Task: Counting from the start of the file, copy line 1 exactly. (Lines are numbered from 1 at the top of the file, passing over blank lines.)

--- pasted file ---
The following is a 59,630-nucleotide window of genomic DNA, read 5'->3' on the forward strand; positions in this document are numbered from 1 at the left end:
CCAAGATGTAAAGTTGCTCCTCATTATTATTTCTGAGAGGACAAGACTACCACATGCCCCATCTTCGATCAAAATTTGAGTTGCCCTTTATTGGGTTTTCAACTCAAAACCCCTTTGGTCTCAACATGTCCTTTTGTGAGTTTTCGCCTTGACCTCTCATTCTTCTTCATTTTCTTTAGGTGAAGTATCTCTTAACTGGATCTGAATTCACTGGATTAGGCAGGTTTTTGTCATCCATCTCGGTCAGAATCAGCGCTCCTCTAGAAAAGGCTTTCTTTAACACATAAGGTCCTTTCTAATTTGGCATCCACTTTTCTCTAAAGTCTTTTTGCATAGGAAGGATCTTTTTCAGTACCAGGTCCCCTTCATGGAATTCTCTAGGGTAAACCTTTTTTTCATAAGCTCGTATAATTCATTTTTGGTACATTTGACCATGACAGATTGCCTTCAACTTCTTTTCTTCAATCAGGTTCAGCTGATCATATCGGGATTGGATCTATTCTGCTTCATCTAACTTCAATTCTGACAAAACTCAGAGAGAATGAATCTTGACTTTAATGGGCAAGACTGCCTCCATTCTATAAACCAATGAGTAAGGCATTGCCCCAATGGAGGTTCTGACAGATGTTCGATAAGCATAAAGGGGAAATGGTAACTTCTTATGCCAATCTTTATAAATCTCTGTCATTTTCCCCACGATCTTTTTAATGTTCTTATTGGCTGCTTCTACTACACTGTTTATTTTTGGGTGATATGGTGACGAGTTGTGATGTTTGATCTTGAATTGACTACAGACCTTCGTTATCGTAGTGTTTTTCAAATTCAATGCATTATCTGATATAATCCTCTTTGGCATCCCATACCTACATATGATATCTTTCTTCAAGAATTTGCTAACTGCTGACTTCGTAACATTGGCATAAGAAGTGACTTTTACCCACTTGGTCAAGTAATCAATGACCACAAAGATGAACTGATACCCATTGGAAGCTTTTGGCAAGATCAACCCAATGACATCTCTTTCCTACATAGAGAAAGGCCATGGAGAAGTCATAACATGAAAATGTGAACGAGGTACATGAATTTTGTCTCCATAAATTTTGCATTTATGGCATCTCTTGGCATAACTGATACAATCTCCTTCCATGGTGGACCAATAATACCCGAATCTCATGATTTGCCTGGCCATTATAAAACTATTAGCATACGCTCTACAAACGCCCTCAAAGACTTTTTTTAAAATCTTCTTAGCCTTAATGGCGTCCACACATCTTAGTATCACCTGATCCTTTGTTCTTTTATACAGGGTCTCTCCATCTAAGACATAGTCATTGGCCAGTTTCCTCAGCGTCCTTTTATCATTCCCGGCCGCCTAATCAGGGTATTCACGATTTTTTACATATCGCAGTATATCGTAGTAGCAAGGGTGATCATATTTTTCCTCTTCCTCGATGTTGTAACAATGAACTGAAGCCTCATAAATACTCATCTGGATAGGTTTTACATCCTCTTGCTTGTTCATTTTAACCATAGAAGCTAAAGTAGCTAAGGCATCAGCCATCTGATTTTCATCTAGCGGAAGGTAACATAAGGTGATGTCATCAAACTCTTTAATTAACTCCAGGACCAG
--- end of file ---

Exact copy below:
The following is a 59,630-nucleotide window of genomic DNA, read 5'->3' on the forward strand; positions in this document are numbered from 1 at the left end: